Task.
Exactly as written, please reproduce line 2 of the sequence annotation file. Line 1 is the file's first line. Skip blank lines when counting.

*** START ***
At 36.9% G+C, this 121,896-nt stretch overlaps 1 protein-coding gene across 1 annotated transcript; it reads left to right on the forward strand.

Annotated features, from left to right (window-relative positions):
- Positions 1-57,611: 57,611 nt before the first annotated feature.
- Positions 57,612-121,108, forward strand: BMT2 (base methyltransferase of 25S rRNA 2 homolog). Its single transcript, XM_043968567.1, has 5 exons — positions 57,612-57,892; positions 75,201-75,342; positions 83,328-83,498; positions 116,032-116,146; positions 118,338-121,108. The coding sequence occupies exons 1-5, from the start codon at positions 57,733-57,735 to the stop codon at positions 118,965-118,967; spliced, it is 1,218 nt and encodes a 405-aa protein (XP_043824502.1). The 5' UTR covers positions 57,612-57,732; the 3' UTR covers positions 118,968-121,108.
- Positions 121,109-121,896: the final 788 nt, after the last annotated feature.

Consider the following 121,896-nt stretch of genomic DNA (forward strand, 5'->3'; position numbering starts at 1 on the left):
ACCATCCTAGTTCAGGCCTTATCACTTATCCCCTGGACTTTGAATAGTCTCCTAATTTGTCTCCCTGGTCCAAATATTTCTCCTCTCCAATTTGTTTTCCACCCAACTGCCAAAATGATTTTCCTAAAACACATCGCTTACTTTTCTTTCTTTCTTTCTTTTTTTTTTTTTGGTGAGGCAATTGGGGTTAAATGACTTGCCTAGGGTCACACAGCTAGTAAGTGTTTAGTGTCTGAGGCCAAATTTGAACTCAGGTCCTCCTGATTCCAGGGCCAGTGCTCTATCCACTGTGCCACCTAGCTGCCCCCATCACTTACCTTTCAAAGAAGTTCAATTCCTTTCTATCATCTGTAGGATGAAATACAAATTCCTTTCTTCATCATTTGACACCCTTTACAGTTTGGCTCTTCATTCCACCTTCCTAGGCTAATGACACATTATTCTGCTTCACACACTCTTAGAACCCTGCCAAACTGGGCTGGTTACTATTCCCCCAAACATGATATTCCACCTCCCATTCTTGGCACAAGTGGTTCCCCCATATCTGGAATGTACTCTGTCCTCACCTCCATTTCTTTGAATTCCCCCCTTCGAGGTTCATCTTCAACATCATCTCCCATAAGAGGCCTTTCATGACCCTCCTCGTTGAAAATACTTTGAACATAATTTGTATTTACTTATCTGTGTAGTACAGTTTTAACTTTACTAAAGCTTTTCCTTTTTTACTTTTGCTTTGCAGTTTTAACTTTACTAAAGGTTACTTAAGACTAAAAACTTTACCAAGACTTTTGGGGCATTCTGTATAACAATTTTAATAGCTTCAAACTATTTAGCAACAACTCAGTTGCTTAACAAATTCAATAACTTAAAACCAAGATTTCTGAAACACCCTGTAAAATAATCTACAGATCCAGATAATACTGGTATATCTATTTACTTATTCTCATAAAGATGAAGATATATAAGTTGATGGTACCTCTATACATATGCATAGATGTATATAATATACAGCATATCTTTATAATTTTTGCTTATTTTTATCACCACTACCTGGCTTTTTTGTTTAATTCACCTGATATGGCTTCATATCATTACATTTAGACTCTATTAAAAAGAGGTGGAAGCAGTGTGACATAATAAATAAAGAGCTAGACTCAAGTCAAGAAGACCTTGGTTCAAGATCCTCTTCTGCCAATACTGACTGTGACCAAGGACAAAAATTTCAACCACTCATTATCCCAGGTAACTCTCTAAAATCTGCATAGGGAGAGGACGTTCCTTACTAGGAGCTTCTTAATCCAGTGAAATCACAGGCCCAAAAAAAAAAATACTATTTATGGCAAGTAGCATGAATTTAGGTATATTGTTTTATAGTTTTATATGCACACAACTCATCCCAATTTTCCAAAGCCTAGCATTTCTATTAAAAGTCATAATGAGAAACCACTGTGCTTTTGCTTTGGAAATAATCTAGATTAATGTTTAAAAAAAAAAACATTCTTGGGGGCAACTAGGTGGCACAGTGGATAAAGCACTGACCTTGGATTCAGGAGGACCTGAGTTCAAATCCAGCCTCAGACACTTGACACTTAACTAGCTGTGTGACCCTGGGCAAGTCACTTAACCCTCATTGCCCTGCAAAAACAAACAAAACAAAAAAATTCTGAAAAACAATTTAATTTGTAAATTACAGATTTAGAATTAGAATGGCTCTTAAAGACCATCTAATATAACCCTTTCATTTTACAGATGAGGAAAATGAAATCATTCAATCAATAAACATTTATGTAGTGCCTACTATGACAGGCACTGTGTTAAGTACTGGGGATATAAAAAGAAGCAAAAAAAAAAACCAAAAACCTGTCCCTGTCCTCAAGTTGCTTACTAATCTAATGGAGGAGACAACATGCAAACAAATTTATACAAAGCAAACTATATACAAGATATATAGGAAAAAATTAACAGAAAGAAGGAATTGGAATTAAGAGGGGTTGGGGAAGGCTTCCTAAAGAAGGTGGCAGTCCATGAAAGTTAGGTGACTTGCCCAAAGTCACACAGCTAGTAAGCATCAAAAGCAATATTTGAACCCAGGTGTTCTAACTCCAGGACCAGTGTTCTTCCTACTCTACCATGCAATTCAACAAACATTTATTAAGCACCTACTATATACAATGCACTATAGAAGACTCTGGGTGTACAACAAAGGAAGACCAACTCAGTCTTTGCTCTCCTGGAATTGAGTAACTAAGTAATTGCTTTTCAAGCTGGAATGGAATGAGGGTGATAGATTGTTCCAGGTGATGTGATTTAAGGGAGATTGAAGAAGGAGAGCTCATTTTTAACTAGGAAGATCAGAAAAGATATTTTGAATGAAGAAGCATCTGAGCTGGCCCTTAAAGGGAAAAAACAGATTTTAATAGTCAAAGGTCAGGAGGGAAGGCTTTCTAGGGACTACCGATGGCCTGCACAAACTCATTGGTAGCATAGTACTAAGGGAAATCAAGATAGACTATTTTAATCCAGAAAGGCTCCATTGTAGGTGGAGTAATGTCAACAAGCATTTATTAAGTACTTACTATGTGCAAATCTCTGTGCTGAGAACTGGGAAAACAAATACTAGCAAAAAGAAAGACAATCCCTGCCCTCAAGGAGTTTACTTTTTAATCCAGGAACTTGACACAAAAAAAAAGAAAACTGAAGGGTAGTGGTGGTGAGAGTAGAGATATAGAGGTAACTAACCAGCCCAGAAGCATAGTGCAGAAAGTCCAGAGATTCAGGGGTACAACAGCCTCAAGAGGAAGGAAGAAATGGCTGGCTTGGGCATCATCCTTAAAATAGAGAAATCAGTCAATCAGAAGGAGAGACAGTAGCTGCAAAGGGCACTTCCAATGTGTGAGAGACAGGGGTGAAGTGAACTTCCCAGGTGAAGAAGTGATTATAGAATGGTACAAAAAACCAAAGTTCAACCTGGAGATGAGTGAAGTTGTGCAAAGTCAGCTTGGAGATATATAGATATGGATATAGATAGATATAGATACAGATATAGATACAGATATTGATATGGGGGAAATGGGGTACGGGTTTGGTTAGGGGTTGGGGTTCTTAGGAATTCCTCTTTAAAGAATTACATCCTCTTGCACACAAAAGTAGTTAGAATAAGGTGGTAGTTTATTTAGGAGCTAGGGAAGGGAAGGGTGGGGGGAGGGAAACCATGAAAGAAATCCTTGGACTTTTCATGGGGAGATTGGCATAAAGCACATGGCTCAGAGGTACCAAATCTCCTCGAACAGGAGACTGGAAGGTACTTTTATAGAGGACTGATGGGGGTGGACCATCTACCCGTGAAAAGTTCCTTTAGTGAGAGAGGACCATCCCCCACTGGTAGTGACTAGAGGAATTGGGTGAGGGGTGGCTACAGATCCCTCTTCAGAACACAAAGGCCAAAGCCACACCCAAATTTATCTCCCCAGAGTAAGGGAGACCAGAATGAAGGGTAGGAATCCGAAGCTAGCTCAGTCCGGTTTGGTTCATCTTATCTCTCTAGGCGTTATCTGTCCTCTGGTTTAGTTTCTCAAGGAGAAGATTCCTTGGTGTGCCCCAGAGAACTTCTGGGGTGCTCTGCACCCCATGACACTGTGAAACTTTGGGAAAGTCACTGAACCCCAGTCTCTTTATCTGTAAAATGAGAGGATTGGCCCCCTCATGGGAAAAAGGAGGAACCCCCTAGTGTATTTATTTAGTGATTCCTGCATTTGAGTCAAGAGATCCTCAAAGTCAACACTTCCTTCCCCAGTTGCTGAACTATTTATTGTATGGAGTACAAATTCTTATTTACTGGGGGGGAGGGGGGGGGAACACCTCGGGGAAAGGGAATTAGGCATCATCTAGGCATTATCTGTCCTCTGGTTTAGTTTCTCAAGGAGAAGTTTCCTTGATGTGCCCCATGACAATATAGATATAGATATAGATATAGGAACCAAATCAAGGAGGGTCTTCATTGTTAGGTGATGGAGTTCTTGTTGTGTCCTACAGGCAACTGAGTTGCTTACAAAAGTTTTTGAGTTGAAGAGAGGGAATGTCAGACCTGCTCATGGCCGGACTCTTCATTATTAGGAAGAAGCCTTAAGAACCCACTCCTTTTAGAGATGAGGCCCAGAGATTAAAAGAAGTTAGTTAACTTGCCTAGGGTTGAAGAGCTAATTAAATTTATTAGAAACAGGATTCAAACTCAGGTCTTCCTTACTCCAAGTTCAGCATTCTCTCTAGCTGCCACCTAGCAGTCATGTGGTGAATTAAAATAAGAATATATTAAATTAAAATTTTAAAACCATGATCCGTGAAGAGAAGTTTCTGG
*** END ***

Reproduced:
Annotated features, from left to right (window-relative positions):